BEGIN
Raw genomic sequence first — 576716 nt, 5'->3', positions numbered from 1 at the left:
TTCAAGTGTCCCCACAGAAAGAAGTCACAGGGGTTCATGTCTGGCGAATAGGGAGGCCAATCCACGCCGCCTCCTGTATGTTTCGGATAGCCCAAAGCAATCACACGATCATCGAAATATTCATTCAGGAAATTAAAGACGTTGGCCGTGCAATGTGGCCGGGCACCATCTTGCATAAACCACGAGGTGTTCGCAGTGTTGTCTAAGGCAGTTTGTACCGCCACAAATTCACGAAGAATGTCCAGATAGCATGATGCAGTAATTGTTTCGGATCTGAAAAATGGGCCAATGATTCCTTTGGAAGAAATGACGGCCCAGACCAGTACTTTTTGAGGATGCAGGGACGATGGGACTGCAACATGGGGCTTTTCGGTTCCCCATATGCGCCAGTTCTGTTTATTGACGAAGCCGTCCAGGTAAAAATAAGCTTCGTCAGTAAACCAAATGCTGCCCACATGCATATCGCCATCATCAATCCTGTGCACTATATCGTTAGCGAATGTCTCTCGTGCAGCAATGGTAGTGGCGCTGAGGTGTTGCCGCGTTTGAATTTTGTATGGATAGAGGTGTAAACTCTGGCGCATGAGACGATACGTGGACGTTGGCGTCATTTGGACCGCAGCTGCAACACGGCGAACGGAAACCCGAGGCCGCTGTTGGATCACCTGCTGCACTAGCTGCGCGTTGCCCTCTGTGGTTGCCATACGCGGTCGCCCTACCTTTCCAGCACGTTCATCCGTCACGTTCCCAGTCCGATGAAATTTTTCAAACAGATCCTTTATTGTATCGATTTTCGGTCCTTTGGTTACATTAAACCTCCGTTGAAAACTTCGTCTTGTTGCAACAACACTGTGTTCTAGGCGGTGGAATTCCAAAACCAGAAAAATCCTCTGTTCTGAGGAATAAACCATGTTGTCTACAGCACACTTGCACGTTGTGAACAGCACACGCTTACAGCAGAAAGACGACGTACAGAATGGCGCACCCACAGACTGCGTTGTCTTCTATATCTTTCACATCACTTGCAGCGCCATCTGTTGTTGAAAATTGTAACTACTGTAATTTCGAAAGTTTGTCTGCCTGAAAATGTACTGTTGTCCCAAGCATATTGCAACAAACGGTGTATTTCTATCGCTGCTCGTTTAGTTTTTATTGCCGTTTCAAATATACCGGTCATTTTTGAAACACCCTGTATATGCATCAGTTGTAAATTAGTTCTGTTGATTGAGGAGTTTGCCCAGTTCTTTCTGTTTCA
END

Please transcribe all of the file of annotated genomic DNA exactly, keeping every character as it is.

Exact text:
Raw genomic sequence first — 576716 nt, 5'->3', positions numbered from 1 at the left:
TTCAAGTGTCCCCACAGAAAGAAGTCACAGGGGTTCATGTCTGGCGAATAGGGAGGCCAATCCACGCCGCCTCCTGTATGTTTCGGATAGCCCAAAGCAATCACACGATCATCGAAATATTCATTCAGGAAATTAAAGACGTTGGCCGTGCAATGTGGCCGGGCACCATCTTGCATAAACCACGAGGTGTTCGCAGTGTTGTCTAAGGCAGTTTGTACCGCCACAAATTCACGAAGAATGTCCAGATAGCATGATGCAGTAATTGTTTCGGATCTGAAAAATGGGCCAATGATTCCTTTGGAAGAAATGACGGCCCAGACCAGTACTTTTTGAGGATGCAGGGACGATGGGACTGCAACATGGGGCTTTTCGGTTCCCCATATGCGCCAGTTCTGTTTATTGACGAAGCCGTCCAGGTAAAAATAAGCTTCGTCAGTAAACCAAATGCTGCCCACATGCATATCGCCATCATCAATCCTGTGCACTATATCGTTAGCGAATGTCTCTCGTGCAGCAATGGTAGTGGCGCTGAGGTGTTGCCGCGTTTGAATTTTGTATGGATAGAGGTGTAAACTCTGGCGCATGAGACGATACGTGGACGTTGGCGTCATTTGGACCGCAGCTGCAACACGGCGAACGGAAACCCGAGGCCGCTGTTGGATCACCTGCTGCACTAGCTGCGCGTTGCCCTCTGTGGTTGCCATACGCGGTCGCCCTACCTTTCCAGCACGTTCATCCGTCACGTTCCCAGTCCGATGAAATTTTTCAAACAGATCCTTTATTGTATCGATTTTCGGTCCTTTGGTTACATTAAACCTCCGTTGAAAACTTCGTCTTGTTGCAACAACACTGTGTTCTAGGCGGTGGAATTCCAAAACCAGAAAAATCCTCTGTTCTGAGGAATAAACCATGTTGTCTACAGCACACTTGCACGTTGTGAACAGCACACGCTTACAGCAGAAAGACGACGTACAGAATGGCGCACCCACAGACTGCGTTGTCTTCTATATCTTTCACATCACTTGCAGCGCCATCTGTTGTTGAAAATTGTAACTACTGTAATTTCGAAAGTTTGTCTGCCTGAAAATGTACTGTTGTCCCAAGCATATTGCAACAAACGGTGTATTTCTATCGCTGCTCGTTTAGTTTTTATTGCCGTTTCAAATATACCGGTCATTTTTGAAACACCCTGTATATGCATCAGTTGTAAATTAGTTCTGTTGATTGAGGAGTTTGCCCAGTTCTTTCTGTTTCA